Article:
When I was 15, I was diagnosed with epilepsy, a neurological disorder in which nerve cell activity in the brain is disturbed and causes seizures.
No doctor can pinpoint the cause of my condition or cure it. My Salvadoran family thought they could pray it away. However, I've come to treat it in two ways: I take my medication (Depakote and Topamax) and I practice self-care to prevent grand mal seizures. These seizures are the kind that cause me to lose control, and they happen without warning. I blackout, my body shakes, I bite my tongue, and my eyes roll around like a set of dice behind my eyelids.
The worst part is that afterward, I wake up confused, embarrassed and with a severe headache. Epilepsy is more common than people think, but many are do not know enough about this condition because there is not enough awareness about it.
In my 20s and 30s I was frustrated—I didn’t want to be an epileptic, I mean, who would? I dealt with my diagnosis by partying and drinking heavily. I knew this was detrimental to my health, but at the time I did not care. I wanted to have fun and be “normal” like everybody else. Looking back at my reckless behavior, I see that drinking was a temporary fix to help numb the pain.
Fast forward to March 2014, when I had a seizure at work. My coworkers panicked—they’d never seen me like this—and rushed me to the emergency room. As a result of the visit, my doctor told me I had to lose weight because my medication was not metabolizing properly. The scale read: 240 pounds. I was offended by the doctor’s orders because I was ordinarily never self-conscious about my weight. At the same time my unhealthy food choices and inactive lifestyle caught up with me because I never had associated weight gain with seizures. At any rate, it took me four months to get my 31-year-old booty in gear!
That Time I Had a Seizure on The Street
I started slowly with a powerwalk in my neighborhood with my son snuggled in his stroller. It took an hour to knock out one mile when suddenly I had a seizure in the middle of the street. Naturally, my family was concerned, but I was okay, and I was back at it the following week. I found Zumba classes on YouTube and joined the YMCA. I felt inspired to document my journey on Instagram but a lot of people mocked me.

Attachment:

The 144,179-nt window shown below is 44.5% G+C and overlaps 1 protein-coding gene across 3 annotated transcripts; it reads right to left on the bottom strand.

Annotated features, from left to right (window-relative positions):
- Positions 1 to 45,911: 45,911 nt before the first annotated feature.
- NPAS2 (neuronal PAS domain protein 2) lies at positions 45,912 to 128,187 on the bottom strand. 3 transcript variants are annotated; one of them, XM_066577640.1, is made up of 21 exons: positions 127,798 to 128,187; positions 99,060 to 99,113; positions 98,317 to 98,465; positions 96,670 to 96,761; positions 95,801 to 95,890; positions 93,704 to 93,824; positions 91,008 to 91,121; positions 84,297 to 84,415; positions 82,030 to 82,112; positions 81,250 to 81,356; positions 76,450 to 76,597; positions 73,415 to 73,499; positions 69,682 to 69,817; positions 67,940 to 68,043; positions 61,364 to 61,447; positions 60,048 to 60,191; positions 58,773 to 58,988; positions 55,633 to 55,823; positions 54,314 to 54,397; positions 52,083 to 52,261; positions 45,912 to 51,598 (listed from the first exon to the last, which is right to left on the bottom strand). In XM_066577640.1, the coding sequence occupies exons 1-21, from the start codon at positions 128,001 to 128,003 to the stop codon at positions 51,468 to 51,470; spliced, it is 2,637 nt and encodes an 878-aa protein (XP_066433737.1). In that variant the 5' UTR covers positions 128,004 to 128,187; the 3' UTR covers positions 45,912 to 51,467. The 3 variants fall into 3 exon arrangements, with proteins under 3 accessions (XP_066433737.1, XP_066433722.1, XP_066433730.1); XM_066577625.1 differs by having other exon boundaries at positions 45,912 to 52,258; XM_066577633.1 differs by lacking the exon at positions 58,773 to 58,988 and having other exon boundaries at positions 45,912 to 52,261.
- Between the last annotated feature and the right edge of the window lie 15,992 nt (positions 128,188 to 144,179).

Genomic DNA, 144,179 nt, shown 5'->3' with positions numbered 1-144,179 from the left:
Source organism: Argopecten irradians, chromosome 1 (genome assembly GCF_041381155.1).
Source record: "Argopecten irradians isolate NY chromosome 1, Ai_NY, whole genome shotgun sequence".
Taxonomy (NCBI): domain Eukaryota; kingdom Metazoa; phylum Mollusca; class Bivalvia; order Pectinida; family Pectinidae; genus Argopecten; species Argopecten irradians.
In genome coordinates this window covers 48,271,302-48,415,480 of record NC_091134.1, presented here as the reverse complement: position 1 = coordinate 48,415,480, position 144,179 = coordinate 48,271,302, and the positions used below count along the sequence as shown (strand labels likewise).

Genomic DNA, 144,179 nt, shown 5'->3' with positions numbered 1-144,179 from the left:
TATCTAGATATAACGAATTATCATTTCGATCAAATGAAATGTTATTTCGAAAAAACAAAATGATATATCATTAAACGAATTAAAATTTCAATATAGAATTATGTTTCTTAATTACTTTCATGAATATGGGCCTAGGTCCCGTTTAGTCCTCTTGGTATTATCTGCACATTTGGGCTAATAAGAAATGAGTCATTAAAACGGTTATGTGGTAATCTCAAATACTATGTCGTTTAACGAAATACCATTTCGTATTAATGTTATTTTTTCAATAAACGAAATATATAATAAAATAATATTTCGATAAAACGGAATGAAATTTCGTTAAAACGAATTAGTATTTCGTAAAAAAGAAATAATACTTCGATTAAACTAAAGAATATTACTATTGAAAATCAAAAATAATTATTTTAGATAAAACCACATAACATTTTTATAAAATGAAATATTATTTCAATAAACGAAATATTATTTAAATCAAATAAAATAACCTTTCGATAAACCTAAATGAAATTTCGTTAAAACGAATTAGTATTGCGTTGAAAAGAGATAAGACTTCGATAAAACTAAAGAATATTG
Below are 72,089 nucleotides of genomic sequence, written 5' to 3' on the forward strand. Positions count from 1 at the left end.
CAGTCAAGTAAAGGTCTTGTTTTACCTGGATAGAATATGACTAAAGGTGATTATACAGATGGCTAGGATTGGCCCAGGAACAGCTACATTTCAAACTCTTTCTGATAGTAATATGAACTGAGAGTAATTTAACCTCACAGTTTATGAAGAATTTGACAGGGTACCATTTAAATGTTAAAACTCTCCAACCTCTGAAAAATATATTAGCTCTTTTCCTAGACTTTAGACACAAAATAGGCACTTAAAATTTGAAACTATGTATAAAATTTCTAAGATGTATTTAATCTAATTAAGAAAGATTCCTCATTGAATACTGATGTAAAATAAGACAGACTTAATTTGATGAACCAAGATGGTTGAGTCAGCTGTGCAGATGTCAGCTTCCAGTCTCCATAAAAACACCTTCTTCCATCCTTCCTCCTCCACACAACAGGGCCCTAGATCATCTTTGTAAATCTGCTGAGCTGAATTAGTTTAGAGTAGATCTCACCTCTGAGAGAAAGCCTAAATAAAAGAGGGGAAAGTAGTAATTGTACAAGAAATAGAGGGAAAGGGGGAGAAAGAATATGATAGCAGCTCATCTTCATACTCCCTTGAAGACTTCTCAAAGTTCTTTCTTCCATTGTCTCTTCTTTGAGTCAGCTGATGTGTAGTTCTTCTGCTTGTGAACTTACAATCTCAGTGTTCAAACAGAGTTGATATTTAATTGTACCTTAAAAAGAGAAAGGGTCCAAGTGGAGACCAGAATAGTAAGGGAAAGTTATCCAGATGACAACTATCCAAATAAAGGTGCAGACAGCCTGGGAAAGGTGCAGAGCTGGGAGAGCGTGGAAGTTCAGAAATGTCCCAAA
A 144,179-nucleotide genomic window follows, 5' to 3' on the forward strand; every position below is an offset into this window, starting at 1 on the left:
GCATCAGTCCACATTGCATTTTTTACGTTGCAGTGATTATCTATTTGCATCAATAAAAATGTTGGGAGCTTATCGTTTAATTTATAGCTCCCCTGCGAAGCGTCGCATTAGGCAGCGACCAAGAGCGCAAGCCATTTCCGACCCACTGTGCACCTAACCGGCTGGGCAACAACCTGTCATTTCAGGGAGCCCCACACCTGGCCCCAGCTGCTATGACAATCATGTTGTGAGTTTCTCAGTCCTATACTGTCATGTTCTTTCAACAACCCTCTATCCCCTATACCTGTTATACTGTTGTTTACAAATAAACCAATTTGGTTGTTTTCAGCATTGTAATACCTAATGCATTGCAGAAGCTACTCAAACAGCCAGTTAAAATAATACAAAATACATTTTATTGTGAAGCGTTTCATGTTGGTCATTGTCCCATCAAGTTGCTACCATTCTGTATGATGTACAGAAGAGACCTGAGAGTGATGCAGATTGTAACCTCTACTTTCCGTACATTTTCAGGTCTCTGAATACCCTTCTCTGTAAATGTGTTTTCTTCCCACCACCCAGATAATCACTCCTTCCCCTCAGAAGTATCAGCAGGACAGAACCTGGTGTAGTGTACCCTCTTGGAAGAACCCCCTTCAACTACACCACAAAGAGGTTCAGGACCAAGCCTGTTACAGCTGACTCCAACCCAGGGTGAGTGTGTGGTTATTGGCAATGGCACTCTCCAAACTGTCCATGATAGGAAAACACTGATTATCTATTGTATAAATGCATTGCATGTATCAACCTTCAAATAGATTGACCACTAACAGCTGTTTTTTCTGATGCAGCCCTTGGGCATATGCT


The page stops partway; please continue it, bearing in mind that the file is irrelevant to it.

One Sunday while having lunch, I saw a group of students who’d finished the 2015 LA Marathon. Seeing them was the motivation I needed to sign up for that race. The LA marathon happened on Valentine’s Day 2016, which was wonderful because I felt loved. Throughout the race, friends, and family, even some from El Salvador, checked in via text. I finished my first marathon in 10 hours, and my three children placed the medal around my neck.
Last year, I ran four races: The LA Marathon (in 6 hours), the OC Marathon (in 7 hours) and the Chicago Marathon (in 8 hours) I was the last person to complete the OC, but I finished with a huge sense of pride. I ran 26 miles in a thunderstorm. That was no easy feat! I didn’t complete the 50k Ultra Marathon, but I did take home a 25k medal.
Can’t Stop, Won’t Stop
People told me to drop out because I wasn’t good enough, I wasn't prepared, and because I hadn't finished a race in four hours. Going into the Ultra Marathon, I knew it would be tough to run 32 miles up a mountain in the heat, but I wanted to challenge myself. My 25k medal represents courage and resilience. It’s okay to challenge yourself to be fast, but it’s also okay to enjoy the journey. My children are proud of how far I have come, and that is better than any medal or status. The toughest part is coping with the side effects of my medications, which make me tired, nauseous, and dizzy.
I run marathons in my hoops with my Salvadoran flag. I love to represent my country everywhere I go. El Salvador is beautiful; our people are humble and hardworking. My country is small, but we dream big. My running crew is a bunch of fierce Latinas of all shapes and sizes, and we balance homeschool, family, and marathons with a determined smile.
My goal is to keep running and keep pushing myself, and of course, to stay healthy and strong. This body has shown up for me in amazing ways in the last three years, and it’s not perfect, but it’s mine—excess skin, cellulite, stretch marks, scars, and all. I’ve learned to celebrate and love myself. I run because there might be a 15-year-old girl with epilepsy who’s following me on Instagram and watching my journey.
This year, I’ll participate in the LA Marathon—the first race I ran in 2016—as a Coach/Ambassador for Student Run LA. And I’m proud to represent Christy Turlington’s Every Mother Counts in the Chicago Marathon in October. Every Mother Counts uses running and fitness events to raise funds and awareness and improve access to safe maternity care. Before the Chicago marathon, I'll conquer one of my biggest fears—swimming in the ocean. On September 16, I’ll compete in my first Nautica Malibu Triathlon. It’s time to deal with those scary blue waters the only way that I know how - head on.
Running has given me the gift of good health. I lost 60 pounds, and I haven’t had a seizure in 20 months! People who doubt me have said that I’m too sick, too slow, too loud, but none of that matters. I’ll run as far and as fast as this beautiful, determined, strong body will take me.